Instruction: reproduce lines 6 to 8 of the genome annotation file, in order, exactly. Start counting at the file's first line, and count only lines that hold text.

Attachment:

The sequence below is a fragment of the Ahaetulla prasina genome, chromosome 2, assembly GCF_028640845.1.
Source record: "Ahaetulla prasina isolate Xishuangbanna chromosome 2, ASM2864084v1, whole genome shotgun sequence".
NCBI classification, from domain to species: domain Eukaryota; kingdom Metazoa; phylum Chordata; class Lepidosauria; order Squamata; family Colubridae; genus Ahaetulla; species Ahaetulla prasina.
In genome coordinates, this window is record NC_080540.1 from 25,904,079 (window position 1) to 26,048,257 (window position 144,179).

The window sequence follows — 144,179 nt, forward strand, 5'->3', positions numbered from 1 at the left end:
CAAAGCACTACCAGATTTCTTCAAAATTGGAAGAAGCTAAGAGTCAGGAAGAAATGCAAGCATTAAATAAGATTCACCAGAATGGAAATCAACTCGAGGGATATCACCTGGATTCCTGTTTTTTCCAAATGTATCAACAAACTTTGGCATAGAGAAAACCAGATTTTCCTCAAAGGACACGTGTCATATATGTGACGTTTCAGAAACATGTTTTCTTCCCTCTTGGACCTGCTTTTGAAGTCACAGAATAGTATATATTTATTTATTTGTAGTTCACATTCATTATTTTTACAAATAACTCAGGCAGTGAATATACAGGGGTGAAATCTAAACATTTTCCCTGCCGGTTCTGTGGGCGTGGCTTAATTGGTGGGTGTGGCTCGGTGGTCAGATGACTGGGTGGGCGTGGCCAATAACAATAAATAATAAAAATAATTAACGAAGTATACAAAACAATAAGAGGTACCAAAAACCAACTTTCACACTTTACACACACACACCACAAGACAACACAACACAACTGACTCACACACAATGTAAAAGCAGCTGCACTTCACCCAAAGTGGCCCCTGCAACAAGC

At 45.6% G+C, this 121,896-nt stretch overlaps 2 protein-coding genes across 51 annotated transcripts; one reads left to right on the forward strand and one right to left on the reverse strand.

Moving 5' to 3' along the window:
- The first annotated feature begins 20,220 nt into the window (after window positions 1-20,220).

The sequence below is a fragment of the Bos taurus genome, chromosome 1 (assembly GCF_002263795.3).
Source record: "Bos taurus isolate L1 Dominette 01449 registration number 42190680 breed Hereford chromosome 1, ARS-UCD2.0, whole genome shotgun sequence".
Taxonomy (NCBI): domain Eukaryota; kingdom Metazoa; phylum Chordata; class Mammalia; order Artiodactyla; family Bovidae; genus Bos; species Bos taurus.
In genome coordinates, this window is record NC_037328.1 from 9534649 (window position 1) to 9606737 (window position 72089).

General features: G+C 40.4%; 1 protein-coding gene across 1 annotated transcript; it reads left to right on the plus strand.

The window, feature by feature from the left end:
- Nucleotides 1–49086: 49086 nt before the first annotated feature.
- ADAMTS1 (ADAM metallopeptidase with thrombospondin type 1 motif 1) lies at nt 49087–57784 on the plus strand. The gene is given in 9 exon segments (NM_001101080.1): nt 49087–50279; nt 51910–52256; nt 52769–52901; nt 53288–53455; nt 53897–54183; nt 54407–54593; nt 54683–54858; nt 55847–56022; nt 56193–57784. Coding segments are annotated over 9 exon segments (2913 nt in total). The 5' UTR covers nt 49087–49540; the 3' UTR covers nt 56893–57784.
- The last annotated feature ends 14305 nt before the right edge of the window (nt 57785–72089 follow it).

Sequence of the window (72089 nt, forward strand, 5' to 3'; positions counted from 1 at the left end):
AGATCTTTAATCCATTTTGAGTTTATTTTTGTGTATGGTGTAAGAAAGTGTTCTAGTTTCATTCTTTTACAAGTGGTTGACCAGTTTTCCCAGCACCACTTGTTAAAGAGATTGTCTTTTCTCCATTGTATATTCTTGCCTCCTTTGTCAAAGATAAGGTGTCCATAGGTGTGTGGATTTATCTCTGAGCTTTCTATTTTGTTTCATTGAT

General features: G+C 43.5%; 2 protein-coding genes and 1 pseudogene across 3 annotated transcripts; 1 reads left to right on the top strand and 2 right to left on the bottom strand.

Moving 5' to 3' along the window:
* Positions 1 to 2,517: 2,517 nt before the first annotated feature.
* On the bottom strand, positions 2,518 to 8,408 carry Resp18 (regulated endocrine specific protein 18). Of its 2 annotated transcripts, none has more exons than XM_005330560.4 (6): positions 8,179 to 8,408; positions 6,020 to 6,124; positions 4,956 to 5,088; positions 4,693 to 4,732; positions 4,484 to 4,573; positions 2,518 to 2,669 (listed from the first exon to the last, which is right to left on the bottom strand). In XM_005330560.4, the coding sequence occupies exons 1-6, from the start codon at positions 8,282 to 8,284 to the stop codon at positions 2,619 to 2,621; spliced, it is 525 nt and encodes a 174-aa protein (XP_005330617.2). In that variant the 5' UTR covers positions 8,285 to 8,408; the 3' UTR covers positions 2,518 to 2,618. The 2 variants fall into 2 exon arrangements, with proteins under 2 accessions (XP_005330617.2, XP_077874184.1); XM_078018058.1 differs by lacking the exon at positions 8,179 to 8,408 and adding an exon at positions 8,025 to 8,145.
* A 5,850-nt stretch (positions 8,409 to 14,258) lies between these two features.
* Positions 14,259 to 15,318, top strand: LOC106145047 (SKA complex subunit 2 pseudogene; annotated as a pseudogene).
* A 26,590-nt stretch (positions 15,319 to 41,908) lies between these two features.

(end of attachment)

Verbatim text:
CAAAGCACTACCAGATTTCTTCAAAATTGGAAGAAGCTAAGAGTCAGGAAGAAATGCAAGCATTAAATAAGATTCACCAGAATGGAAATCAACTCGAGGGATATCACCTGGATTCCTGTTTTTTCCAAATGTATCAACAAACTTTGGCATAGAGAAAACCAGATTTTCCTCAAAGGACACGTGTCATATATGTGACGTTTCAGAAACATGTTTTCTTCCCTCTTGGACCTGCTTTTGAAGTCACAGAATAGTATATATTTATTTATTTGTAGTTCACATTCATTATTTTTACAAATAACTCAGGCAGTGAATATACAGGGGTGAAATCTAAACATTTTCCCTGCCGGTTCTGTGGGCGTGGCTTAATTGGTGGGTGTGGCTCGGTGGTCAGATGACTGGGTGGGCGTGGCCAATAACAATAAATAATAAAAATAATTAACGAAGTATACAAAACAATAAGAGGTACCAAAAACCAACTTTCACACTTTACACACACACACCACAAGACAACACAACACAACTGACTCACACACAATGTAAAAGCAGCTGCACTTCACCCAAAGTGGCCCCTGCAACAAGC

At 45.6% G+C, this 121,896-nt stretch overlaps 2 protein-coding genes across 51 annotated transcripts; one reads left to right on the forward strand and one right to left on the reverse strand.

Moving 5' to 3' along the window: